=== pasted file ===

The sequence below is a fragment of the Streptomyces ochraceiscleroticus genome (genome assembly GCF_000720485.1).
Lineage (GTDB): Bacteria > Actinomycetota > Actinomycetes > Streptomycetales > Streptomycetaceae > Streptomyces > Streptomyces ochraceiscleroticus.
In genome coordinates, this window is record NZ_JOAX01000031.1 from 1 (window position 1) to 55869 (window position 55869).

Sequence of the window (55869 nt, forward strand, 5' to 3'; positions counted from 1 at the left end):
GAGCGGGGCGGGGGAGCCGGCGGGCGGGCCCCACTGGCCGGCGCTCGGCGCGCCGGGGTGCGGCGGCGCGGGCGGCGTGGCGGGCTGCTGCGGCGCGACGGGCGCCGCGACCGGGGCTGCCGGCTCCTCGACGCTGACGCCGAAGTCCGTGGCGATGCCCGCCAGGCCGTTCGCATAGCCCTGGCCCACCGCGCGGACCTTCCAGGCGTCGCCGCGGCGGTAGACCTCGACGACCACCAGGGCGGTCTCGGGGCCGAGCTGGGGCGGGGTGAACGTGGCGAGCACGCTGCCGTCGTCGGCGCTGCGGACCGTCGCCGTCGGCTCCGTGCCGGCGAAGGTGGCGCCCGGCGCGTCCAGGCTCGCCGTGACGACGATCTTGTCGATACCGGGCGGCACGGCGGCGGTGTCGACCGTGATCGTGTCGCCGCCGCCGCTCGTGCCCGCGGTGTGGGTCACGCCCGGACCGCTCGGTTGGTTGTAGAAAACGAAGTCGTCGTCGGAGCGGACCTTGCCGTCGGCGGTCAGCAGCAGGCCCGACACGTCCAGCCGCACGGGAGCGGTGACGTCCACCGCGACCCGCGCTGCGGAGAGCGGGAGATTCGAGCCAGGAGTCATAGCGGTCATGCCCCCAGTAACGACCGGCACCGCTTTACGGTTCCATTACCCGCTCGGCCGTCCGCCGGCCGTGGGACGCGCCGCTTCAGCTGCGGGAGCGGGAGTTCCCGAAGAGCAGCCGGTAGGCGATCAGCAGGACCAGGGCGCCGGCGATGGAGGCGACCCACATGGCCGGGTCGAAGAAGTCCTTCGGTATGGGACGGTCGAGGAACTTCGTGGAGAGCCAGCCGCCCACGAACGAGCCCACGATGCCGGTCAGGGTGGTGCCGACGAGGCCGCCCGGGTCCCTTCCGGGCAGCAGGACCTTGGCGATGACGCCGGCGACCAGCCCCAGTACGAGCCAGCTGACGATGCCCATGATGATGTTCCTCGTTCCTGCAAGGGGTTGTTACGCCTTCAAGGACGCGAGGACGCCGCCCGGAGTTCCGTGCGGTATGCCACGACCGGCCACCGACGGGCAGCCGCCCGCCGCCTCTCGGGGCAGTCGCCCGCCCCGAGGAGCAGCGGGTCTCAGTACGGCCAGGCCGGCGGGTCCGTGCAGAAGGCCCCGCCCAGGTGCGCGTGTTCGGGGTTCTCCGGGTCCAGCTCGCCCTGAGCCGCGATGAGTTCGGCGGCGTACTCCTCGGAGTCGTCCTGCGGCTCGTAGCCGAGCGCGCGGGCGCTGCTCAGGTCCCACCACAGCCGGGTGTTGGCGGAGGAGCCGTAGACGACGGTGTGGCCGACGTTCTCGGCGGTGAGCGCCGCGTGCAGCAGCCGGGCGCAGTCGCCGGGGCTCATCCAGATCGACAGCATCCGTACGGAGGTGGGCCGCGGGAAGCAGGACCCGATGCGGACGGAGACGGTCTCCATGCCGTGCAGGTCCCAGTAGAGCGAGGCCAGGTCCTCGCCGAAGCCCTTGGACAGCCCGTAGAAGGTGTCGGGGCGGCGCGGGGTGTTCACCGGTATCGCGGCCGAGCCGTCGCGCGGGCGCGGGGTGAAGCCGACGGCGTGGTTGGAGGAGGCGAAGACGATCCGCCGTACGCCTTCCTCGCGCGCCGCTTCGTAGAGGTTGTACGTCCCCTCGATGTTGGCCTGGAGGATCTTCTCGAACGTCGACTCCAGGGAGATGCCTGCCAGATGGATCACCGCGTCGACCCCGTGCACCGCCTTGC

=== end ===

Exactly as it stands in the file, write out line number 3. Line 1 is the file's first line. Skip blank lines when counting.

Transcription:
In genome coordinates, this window is record NZ_JOAX01000031.1 from 1 (window position 1) to 55869 (window position 55869).